Monday, 2 January 2017

Birds of Winter

I’ve always liked that early sentence in Mackail’s Morris biography which reads: ‘The redwings and fieldfares which they [Morris and his brothers] shot on winter holidays they were allowed to roast for supper’.  Fiona MacCarthy reproduces it almost exactly: ‘the boys with their shotguns would kill redwings, fieldfares, rabbits.  They were then allowed to roast the birds for supper’ (p.8).  It isn’t so much the shooting and eating which excites me here, as the ornithological precision: the overly familiar generic category of ‘thrush’ gets finetuned down into these much more interesting sub-categories.

These birds continued to fascinate Morris in his adult years.  One of the Wanderers in the first volume of The Earthly Paradise muses that ‘Five years had passed since the grey fieldfare sung/To me a dreaming youth laid neath the thorn’.  In the entry for July 29 in his 1871 Iceland Journal Morris writes of ‘a very good birch-wood, among which it is pleasant to see the thrushes (or redwings?) flitting about’.  In a letter from Kelmscott of October 1872 he notes that ‘The fieldfares, which are a winter bird and come from Norway, are chattering all about the berry trees now’.  And it has been suggested that the thrushes which inspired the famous ‘Strawberry Thief’ design of 1883 may themselves have been fieldfares.
It is certain, at any rate, that Morris’s interest in fieldfares has inspired some contemporary artists.  Jane Kendall has done a fieldfare linocut which is loosely based on the Strawberry Thief design; it is 15cm square, and handprinted in white ink on handmade lokta paper.  Jane Tomlinson’s ‘Berry Seeker’ painting is, in its slightly unsettling way, still more evocative of this extraordinary winter bird.  Images of both follow this post.  If only Morris had worked a fieldfare or redwing or two into his fine early poem ‘Winter Weather’ to enhance its already impressive seasonal local colour!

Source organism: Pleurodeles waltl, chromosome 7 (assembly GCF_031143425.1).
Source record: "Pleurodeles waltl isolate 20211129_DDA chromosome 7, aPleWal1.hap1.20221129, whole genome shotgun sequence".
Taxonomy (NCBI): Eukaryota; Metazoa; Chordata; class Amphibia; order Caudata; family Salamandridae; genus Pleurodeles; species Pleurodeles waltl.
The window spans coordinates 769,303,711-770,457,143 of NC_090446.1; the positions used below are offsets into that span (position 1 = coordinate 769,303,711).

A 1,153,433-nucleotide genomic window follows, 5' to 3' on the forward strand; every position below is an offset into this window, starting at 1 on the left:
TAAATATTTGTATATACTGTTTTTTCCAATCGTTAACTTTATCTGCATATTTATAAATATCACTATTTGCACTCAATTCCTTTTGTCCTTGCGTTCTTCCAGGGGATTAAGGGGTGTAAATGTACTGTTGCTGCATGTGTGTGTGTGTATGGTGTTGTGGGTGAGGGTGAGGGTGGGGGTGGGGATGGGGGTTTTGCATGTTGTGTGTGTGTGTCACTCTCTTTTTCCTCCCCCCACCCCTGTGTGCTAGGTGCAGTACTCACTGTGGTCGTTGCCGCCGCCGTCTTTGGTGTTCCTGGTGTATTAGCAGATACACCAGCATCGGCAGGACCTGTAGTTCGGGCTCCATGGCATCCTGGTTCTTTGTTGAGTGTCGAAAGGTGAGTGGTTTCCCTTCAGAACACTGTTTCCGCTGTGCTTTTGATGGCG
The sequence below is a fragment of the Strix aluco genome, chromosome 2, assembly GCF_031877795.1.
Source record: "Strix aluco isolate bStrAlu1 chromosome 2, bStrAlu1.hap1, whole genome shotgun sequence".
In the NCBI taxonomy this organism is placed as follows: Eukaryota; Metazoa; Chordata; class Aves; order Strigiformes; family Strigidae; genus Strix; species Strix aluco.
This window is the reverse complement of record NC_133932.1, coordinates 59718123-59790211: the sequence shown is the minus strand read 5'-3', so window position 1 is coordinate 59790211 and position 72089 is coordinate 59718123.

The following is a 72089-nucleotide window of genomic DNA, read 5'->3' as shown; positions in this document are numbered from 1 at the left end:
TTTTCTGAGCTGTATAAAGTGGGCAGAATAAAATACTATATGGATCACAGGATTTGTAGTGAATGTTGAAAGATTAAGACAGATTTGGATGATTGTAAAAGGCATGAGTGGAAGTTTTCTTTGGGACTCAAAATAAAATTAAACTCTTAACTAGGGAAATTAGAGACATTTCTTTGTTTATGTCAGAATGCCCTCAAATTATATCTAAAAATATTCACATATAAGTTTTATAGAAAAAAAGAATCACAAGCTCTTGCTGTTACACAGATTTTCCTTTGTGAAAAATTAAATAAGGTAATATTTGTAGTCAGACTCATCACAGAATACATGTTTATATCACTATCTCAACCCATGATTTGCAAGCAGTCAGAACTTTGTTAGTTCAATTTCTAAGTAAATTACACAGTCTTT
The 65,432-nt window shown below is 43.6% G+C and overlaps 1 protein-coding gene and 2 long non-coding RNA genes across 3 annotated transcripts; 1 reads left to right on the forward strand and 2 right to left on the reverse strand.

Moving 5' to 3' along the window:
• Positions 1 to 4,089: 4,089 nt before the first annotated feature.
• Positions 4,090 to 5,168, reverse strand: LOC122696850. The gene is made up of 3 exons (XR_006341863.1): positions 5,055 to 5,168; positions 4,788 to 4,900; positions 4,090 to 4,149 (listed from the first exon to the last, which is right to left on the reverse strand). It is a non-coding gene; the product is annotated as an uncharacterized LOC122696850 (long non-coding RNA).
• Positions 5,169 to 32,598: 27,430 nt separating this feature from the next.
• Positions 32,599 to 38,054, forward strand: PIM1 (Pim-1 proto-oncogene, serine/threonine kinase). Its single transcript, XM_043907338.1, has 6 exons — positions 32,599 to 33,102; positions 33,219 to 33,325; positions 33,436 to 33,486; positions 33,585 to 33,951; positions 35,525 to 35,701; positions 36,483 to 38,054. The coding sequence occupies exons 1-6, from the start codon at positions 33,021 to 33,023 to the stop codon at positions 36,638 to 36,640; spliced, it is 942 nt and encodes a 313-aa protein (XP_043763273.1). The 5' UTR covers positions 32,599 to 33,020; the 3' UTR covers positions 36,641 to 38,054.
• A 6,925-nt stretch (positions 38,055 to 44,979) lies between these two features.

Here is the Jane Kendall image: 

And here the Jane Tomlinson:


Kotick said...

Shooting birds seems to have been a favourite Victorian middle-class boy's occupation, Tony. For as Nicholas Murry notes in his Matthew Arnold biography, in speaking of Arnold's early days in the family Lake District home at Fox How, "One of Matthew's favourite pastimes was shooting snipe" (p.30). Whether he then roasted and ate them isn't recorded.

Tony Pinkney said...

Interesting link, thanks. As I sit here marking last term's close reading exercise on our Victorian Literature course, I find myself wondering Thomas Hardy's 'Darkling Thrush' mightn't actually have been a fieldfare too, frail and gaunt because the berries had run out ... Has anyone ever done a woodcut(or other)illustration to this poem, by the way?

S. Spreading said...

Florence Emily Hardy's life of her husband does contain an early fieldfare episode, for what it's worth: ‘he remembered … being in the garden at Bockhampton with his father on a bitterly cold winter day. They noticed a fieldfare, half-frozen, and the father took up a stone idly and threw it at the bird, possibly not meaning to hit it. The fieldfare fell dead, and the child Thomas picked it up and it was as light as a feather, all skin and bone, practically starved. He said he had never forgotten how the body of a fieldfare felt in his hand’ (Macmillan, 1962, p.444).

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